Lord of the Rings: The Fellowship of the Ring
I came to the first film in the Lord of the Rings series unencumbered with any history as a J.R.R. Tolkien reader. I also made it a point to avoid the promotional coverage that effortlessly blanketed all media over a long period of months, often to the point of obliterating mention of movies of lesser budget – a category that includes most movies made in the world.
Although it takes the better part of an hour to lay out basic preliminary information, establish its tone and style and finally set the epic story in motion, The Fellowship of the Ring is an essentially enjoyable blockbuster. Yet I admired it from a distance, mainly for its truly Herculean co-ordination of elements rather than for any genuinely lovable characters or stirring themes.
Screen adaptations of sprawling literary works have to make bold, often controversial decisions about what material to omit. Director Peter Jackson and his co-writers Fran Walsh and Philippa Boyens gamble on a familiar trade-off. They merely sketch the elements of Tolkien's imagined world – giving rise, for example, to a breathless and not especially helpful "background" introduction – and reach as quickly as possible for a narrative through-line.
Even so, plot is not the strongest point of The Fellowship of the Ring. Most of the film is devoted to one long, as yet unfinished journey. Along the way, at regular intervals, the young, chosen Frodo (Elijah Wood) and his merry men must fight various creatures in assorted landscapes.
The intrigue built into this situation is minimal. Much that, presumably, happens in later instalments is solemnly forecast – such as the growing internal dissolution of the team, and the role that will one day be played by the fearsome, slithering Gollum (Andy Serkis).
It will come as no surprise to faithful fans of director Jackson (Bad Taste , Heavenly Creatures ) that the scenes which come most vividly alive are those devoted to dark, horrific apparitions. He has a harder time convincing us that he is sincerely interested in conveying the sunnier values of whimsy, sentimentality and heroism. (For which he tends to substitute "glamour" lighting on luminous faces.) One can only dream of the more fully-rounded film that John Boorman almost made (with Tolkien's blessing) in 1970 – elements of which he later filtered into Zardoz (1973) and Excalibur (1981).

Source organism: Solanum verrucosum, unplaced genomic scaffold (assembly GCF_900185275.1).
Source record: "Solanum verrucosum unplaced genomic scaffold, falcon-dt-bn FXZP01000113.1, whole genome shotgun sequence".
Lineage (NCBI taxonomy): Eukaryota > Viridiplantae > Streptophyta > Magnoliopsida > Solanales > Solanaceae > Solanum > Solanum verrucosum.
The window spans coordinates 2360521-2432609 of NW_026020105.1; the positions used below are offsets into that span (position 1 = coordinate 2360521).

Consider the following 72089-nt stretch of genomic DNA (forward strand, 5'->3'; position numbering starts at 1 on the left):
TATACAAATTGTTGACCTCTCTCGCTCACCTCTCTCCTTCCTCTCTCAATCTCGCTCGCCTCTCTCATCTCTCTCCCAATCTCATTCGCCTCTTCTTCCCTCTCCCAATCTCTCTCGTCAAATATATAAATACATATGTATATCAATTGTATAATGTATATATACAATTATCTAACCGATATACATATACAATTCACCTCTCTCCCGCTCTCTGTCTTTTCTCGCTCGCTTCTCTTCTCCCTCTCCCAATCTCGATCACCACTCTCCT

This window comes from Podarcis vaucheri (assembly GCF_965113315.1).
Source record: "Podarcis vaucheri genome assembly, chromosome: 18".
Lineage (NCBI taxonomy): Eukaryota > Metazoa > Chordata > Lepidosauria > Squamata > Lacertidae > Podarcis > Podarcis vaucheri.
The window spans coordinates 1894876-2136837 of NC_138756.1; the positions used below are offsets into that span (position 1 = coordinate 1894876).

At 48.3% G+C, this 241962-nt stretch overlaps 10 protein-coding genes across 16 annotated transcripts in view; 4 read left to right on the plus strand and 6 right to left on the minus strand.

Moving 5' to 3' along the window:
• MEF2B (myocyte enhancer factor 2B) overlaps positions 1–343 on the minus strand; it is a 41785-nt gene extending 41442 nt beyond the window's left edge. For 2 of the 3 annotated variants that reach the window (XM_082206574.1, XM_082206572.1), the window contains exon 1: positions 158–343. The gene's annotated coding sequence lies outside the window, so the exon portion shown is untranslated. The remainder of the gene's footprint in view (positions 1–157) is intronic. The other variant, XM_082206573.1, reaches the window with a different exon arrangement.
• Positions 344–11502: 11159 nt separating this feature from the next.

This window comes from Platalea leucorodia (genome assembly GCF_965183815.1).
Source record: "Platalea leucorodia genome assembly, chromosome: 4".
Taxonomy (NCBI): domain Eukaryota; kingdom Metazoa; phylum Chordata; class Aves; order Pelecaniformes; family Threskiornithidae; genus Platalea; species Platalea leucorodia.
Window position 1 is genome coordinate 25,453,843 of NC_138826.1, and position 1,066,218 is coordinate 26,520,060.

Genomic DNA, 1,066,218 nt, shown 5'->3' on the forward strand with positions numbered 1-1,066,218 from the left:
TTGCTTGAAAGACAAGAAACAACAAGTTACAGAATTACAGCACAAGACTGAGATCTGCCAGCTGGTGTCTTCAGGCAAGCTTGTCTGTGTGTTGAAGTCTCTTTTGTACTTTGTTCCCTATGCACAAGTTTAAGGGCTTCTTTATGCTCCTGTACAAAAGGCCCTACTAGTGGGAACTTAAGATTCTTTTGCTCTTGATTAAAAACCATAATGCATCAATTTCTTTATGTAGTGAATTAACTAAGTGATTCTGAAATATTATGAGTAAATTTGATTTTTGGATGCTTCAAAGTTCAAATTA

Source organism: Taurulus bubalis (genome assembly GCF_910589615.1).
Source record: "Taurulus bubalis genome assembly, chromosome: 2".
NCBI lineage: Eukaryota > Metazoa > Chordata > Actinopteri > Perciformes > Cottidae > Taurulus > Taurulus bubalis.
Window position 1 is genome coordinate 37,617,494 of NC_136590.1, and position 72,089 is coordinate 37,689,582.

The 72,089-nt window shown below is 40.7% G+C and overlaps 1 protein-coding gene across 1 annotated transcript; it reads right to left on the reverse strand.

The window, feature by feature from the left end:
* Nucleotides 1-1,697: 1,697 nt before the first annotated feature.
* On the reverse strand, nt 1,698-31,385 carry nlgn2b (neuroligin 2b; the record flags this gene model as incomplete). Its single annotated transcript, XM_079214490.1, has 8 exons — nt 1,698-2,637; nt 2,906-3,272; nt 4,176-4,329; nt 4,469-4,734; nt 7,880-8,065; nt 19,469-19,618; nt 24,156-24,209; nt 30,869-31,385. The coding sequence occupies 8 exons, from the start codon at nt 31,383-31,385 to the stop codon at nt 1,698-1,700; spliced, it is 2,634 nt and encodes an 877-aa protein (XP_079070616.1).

Jackson does, however, succeed in finding an overall style that coheres the multitude of spectacular, state-of-the-art, special effects process. Instead of using a traditional, analytical style that cuts the world of Middle-Earth into fragments and recomposes them into a whole, he opts for an astonishingly fluid continuum. Time and again, the film moves, in an unbroken sweep, from its smallest elements (such as a bug or the palm of a hand) to its largest vistas. The result is often breathtaking.
For many viewers, the closest comparison that this film version of Lord of the Rings will have to survive is with George Lucas' Star Wars series. There are many similarities. Just as Star Wars is based around a divine Force, so Jackson's film is based around the seductive power exerted by the special ring that Frodo wears around his neck.
It would be impossible to find another movie so single-mindedly or obsessively concentrated on a malign temptation. There is only a sole moment – when a speech is made to the effect that "some of the living deserve death but some of the dead deserve life" – when a more complex, ethical vision is hinted at, perhaps to find expression in advanced stages of the storyline.
For the time being, however, in this first instalment, Jackson can only do his best to vary the repetitive ritual of each character, in turn, approaching the ring with an outstretched hand and going momentarily berserk under its sway. The out-of-body ordeal undergone by Galadriel (Cate Blanchett) is undoubtedly the spookiest moment of this sort. In general, Jackson's casting tends to be odd rather than either apt or bold. (This will continue with Jack Black in King Kong .)
Galadriel's cameo brings us to the curious place of sexuality and gender in the Tolkien/Jackson universe. For the most part, The Fellowship of the Ring is a jolly boys'-own affair, structured (like Star Wars) around a wise father figure, Gandalf (a splendid Ian McKellen). Women figure little – although Liv Tyler as Arwen claims the single most thrilling scene, a horseback chase.
It is impossible, however, for any storyteller to conjure an entire imaginary world without taking sexuality into account. In the best British tradition, sex is thus thoroughly displaced. Driven under the surface of the story, it emerges in odd manifestations – like the eerily blond, effeminate men ruled over by Galadriel.
Ultimately, Jackson leaves us in no doubt as to his deepest interpretation, conscious or unconscious, of the tale. In one of the film's most striking and intense images, the all-powerful ring is drawn magically towards the slit of an omniscient evil eye. Symbolically, this primal fusion of phallus and vagina seems to spell only chaos and doom – a cheery message indeed for family audiences at Christmas time.
© Adrian Martin December 2001